The Portland Creative Laureate
Inspired by the tradition of naming of an American Poet Laureate, but wanting to open it up to all types of creatives, Adams gained City Council approval to designate a Portland Creative Laureate. Portland was the first city in the United States to designate a Create Laureate.”[i] Portland’s Creative Laureate can be from any creative industry, including painters, potters, dancers, musicians, writers, poets, filmmakers, crafters, makers, or anyone who feels they represent the broader creative community.[ii] Someone who will serve as Portland's "cultural ambassador," Adams said, participating in community events, advocating for arts education and promoting Portland creativity.
In in one of his last acts of Mayor, Adams named Northeast Portland photographer Julie Keefe the city's first Creative Laureate. She "typifies the Portland artist," said Adams.[iii] “It is my hope that the position of Creative Laureate for the City of Portland will afford me the opportunity to continue advocating for the ideas I so strongly believe in – that art creates conversation, conversation creates community, and everyone loves poetry written by first graders reflecting on their first photographs!” said Ms. Keefe.[iv]
The notion gained national attention, including an article in Pacific Standard magazine, titled, “Does the United States Need a Creative Laureate?” Noah Davis talks to Julie Keefe, Portland's Creative Laureate, about what that title means and why the U.S. could use one.”[v] Fast Company wrote, “Grim statistics about poverty, shoddy housing, and bleak opportunities may not mean much until you know the story behind them. Which is why Portland’s creative laureate is emphasizing storytelling in social justice.”[vi]
In 2013, Fast Company’ Named Portland’s Creative Laureate, Julie O’Keef, to Its 100 Most Creative People List: The business magazine throws a dinner party for Julie Keefe and eight other creative thinkers to talk the future of cities.[vii]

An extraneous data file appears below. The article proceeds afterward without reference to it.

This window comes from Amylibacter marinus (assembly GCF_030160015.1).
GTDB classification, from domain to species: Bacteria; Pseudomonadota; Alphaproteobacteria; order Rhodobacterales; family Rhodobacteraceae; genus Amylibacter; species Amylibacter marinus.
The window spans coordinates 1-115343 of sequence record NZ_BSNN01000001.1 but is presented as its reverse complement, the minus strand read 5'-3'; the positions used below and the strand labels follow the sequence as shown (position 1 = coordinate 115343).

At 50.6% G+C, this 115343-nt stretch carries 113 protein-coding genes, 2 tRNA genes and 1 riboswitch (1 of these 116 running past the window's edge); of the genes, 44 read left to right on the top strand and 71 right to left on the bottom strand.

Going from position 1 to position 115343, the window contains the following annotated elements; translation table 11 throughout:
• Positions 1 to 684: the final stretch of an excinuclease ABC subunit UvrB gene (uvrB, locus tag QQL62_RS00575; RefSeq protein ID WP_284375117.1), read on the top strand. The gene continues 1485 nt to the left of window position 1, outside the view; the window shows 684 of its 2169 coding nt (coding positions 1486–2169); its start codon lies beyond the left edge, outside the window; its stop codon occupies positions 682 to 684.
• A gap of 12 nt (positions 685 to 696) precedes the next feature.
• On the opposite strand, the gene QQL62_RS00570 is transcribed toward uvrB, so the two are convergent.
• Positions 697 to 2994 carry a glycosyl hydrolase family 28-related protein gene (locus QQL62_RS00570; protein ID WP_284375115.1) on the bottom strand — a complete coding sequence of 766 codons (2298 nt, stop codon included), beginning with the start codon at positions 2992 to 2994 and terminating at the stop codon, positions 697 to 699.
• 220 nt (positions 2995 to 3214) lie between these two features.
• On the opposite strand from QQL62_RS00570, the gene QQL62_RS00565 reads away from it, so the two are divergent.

[i] Fisher, Alan (March 17, 2014) "'Creative' laureate a first for US city." https://www.aljazeera.com/video/americas/2014/03/laureate-first-us-city-2014317221835406316.html. Al Jazeera. Retrieved 2018-1-3. [ii] Streeter, Aimera (December 15, 2017). "Could YOU Be Portland’s Next Creative Laureate?" https://racc.org/resources/listings/creative-laureate-sought-city-portland/. Regional Arts and Cultural Council. Retrieved 2018-1-3. [iii] Parks, Casey (January 12, 2013). “Creating art and connections Portland's first creative laureate tells the city's stories with photos.” The Oregonian. [iv] "Mayor Adams appoints Julie Keefe as Portland's first creative laureate." http://www.calderaarts.org/caldera/mayor-adams-appoints-julie-keefe-as-portlands-first-creative-laureate/. Caldera Website. Retrieved 2018-1-3. [v] Davis, Noah (January 23, 2014). “Does the United States Need a Creative Laureate? Noah Davis talks to Julie Keefe, Portland's creative laureate, about what that title means and why the U.S. could use one.” https://psmag.com/social-justice/united-states-portland-creative-laureate-73219. Pacific Standard. Retrieved 2028-1-3. [vi] Zax, David (November 12, 2013). "How Portland’s Creative Laureate Helps Put A Human Face on Poverty Statistics." Fast Company. Retrieved 2018-1-3. [vii] Scott, Aaron (May 13, 2013). "‘Fast Company’ Names Portland’s Creative Laureate to Its 100 Most Creative People List: The business magazine throws a dinner party for Julie Keefe and eight other creative thinkers to talk the future of cities." https://www.pdxmonthly.com/articles/2013/5/13/fast-company-names-portland-s-creative-laureate-to-the-100-most-creative-people-may-2013. Fast Company. Retrieved 2018-1-3.